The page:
Speech and Debate team invites new members


Genevieve Novinger

Charlotte Hellyer, Cam Davis, and Ivy Sabaini-Kizewski (left to right) at Novice Meet in Palisade where all members placed.

Annabelle Ensor, News Reporter

Speech and Debate is a semi-intense competitive CHSAA sanctioned activity that in the past has always been able to sustain a team of at least a dozen members, but has found themselves with very few participants this year, and they are looking to add to their current ranks of five. Here’s everything interested students need to know.

The team has competed in several meets this year and has been successful under the coaching of Ms. Novinger. Novinger expressed her satisfaction with the team.

“For as small as we have been for the last few meets, we have been doing very well. We have managed to bring home a few ribbons and trophies from each meet. While our competition has been bigger and more competitive, we’ve been a team to be proud of at competitions.” Novinger said.

Speech and Debate is a competitive CHSAA activity that requires a $100 activity fee. It is a competition that teams send individuals to compete in. There are three main branches in Speech and Debate, including “interpretive speaking,” “debate,” and “speech.”

Interpretive involves memorizing a script from literature, in events like Humor, Drama, Poetry, and Program Oral Interpretation.

Humor interpretation involves taking a script and performing it as a comedy. Drama is similar but is open to more variety than Humor. Poetry is a recitation of three consecutive poems that all relate to a single theme. Program Oral Interpretation is like Poetry but allows you to use more pieces than just poetry.

The speech events include Original Oratory and Informative Speaking. Original Oratory is an event where participants write a persuasive speech on any topic they choose. Informative speaking also involves writing a speech in advance, but instead of a persuasive speech, it’s an informative one. Original Oratory is a “call to action,” while Informative Speaking is for teaching people about anything you want.

Debate events include the Lincoln Douglas Debate, the Public Forum Debate, and the Congressional Debate. In Public Forum, participants prepare their cases with a partner and debate with another team on the day of a speech meet. Lincoln Douglas is like Public Forum but is more value-based and is an individual event. Congressional Debate involves individuals from each team meeting and debating bills proposed by teams in advance.

Practice takes up two hours of competitors’ weeks. At practice, teammates collaborate on and refine their pieces. All those practice hours built up to meets, which are full-day competitions that take the team out of town. At the end of a speech meet, the hosting school awards the winners of each event with trophies and ribbons. Every speech meet attended adds to your nationally recorded points, which is how you can letter in Speech and Debate.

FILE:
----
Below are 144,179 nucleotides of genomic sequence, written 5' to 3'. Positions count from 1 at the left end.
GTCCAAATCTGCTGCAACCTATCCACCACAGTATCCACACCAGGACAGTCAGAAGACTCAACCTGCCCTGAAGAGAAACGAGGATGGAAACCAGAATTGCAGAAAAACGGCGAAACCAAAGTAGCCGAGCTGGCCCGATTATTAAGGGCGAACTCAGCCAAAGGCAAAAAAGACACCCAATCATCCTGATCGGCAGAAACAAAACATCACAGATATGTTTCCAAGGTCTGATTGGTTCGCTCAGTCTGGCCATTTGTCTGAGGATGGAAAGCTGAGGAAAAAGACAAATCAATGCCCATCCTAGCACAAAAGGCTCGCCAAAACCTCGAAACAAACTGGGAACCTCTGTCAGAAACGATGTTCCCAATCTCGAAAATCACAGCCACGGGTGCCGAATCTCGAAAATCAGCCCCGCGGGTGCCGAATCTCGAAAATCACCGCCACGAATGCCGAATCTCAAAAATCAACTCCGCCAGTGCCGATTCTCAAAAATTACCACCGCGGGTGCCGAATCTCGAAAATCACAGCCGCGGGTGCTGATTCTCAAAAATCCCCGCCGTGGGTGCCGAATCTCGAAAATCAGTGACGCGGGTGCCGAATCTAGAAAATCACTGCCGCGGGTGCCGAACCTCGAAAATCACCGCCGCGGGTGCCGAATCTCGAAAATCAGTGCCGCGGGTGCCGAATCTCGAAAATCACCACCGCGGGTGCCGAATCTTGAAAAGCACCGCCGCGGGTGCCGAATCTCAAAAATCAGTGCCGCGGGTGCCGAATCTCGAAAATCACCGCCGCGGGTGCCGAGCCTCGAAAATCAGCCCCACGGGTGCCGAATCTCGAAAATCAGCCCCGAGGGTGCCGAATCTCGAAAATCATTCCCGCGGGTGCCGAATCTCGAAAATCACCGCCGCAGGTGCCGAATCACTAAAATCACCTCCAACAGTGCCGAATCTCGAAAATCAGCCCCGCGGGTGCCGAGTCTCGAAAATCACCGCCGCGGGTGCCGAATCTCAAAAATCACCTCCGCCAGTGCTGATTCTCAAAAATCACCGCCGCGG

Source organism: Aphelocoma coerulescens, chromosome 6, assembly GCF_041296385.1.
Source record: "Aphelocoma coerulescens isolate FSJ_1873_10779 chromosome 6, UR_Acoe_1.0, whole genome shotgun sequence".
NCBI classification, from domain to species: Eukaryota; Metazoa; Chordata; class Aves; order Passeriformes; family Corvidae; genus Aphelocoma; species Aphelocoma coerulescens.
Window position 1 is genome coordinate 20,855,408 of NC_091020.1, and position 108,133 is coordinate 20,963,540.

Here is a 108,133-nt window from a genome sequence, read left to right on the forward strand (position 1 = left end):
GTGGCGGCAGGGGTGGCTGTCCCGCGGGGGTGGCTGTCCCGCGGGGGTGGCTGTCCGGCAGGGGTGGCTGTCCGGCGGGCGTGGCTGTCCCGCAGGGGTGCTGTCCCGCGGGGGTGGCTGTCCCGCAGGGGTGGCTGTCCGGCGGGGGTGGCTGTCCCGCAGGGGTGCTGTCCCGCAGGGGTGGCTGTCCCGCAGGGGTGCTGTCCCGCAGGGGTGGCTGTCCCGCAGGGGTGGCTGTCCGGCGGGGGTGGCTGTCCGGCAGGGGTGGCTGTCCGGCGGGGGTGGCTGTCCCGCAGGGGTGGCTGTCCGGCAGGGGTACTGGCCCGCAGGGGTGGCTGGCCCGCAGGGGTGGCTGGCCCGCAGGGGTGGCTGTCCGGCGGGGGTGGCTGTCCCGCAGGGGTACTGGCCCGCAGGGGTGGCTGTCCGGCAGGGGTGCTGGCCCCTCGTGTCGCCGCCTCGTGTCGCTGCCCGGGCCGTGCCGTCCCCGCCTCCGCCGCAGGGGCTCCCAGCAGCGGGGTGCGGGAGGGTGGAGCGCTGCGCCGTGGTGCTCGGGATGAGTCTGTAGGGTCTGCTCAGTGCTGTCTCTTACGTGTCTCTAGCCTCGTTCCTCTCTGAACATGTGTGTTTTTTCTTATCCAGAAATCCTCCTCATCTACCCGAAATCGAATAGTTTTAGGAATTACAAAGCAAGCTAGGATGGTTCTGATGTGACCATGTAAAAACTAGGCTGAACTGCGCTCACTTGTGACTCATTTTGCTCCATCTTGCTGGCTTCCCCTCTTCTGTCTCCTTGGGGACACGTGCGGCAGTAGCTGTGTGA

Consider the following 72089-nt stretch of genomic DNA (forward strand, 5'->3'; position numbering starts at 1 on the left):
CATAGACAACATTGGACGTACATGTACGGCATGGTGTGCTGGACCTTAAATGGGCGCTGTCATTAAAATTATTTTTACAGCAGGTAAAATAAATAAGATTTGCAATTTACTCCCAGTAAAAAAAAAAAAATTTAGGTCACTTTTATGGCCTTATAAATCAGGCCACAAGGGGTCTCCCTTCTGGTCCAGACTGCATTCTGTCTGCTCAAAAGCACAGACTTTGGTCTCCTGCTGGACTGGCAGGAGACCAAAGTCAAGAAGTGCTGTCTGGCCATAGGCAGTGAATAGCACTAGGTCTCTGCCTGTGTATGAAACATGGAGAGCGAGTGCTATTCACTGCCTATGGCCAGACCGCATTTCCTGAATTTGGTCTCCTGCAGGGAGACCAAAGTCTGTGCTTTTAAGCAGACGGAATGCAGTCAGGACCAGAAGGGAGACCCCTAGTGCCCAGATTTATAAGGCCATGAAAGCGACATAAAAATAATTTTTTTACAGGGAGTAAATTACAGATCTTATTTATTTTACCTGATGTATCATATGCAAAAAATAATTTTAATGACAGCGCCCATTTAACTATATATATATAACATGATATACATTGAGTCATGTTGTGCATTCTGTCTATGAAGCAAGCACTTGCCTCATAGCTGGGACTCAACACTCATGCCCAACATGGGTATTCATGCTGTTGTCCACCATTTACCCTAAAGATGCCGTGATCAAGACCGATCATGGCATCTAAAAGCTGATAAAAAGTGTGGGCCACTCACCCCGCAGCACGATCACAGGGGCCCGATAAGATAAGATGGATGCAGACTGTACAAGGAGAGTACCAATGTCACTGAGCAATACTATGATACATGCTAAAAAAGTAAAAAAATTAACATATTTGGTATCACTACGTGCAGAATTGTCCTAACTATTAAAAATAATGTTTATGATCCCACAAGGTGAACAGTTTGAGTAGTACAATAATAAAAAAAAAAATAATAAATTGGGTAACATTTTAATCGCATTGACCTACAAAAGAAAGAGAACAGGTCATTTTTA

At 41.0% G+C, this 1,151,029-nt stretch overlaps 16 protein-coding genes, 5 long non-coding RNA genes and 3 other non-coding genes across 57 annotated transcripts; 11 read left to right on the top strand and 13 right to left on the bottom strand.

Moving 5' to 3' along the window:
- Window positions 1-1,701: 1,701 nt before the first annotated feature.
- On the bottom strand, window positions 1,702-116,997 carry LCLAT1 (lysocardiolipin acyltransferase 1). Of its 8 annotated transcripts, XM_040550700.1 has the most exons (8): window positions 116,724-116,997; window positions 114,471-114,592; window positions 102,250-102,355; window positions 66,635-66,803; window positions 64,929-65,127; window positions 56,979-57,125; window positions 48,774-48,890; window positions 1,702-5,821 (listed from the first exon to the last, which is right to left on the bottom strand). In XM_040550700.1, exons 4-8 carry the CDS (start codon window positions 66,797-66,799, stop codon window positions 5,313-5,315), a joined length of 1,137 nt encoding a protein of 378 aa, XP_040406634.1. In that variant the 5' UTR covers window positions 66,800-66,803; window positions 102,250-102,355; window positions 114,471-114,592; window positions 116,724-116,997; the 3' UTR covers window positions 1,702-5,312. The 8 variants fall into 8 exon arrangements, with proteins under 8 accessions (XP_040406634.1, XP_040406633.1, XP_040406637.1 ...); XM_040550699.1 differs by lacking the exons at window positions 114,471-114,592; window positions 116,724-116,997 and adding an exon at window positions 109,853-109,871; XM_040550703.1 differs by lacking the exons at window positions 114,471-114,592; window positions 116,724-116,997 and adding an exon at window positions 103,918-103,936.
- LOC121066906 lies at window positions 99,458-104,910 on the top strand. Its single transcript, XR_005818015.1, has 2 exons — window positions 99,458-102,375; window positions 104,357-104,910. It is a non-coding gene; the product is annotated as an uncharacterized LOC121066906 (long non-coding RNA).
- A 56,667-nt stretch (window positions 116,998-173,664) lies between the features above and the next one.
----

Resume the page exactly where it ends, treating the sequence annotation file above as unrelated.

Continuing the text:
The captain of the team this year, Ivy Sabaini-Kizewski, commented on the changes made to the speech team since she originally joined.

“It has definitely evolved into something very different. Having a smaller team changes the dynamic a lot, and it’s harder to get people to join since we lost so much of our team, but I think we have a good foundation,” Sabaini-Kizewski said.

When asked what was different before the events of COVID-19 that she’d like to see again, Sabaini-Kizewski stated that “More participation would be great.” and that she misses the consistency of scheduling meets from prior years. “I understand the necessity for these things, but I miss how it used to be.”

Along with adjustments to a new system, the team also has a new coach this year. Ms. Novinger took on the coaching position at the last minute because the position had not been filled in August.

Novinger touched on her feelings about why students should join the team.

“I feel that students should join speech and debate because it gives students a chance to have a voice. A chance to be a part of a team and improve their communication skills.”

She added that Speech and Debate provides lifelong skills to students.

“Students can take the driver’s seat and talk about their concerns to their peers, talk about their experiences, and maybe impress a judge enough to be able to take those concerns and experiences to a platform where they can be heard.”

The Speech and Debate team at Montrose High School is looking for new members in all events. If you are interested, please see Ms. Novinger in Room 137. Practices take place after school on Tuesdays and Thursdays from 4:00 pm to 5:00 pm.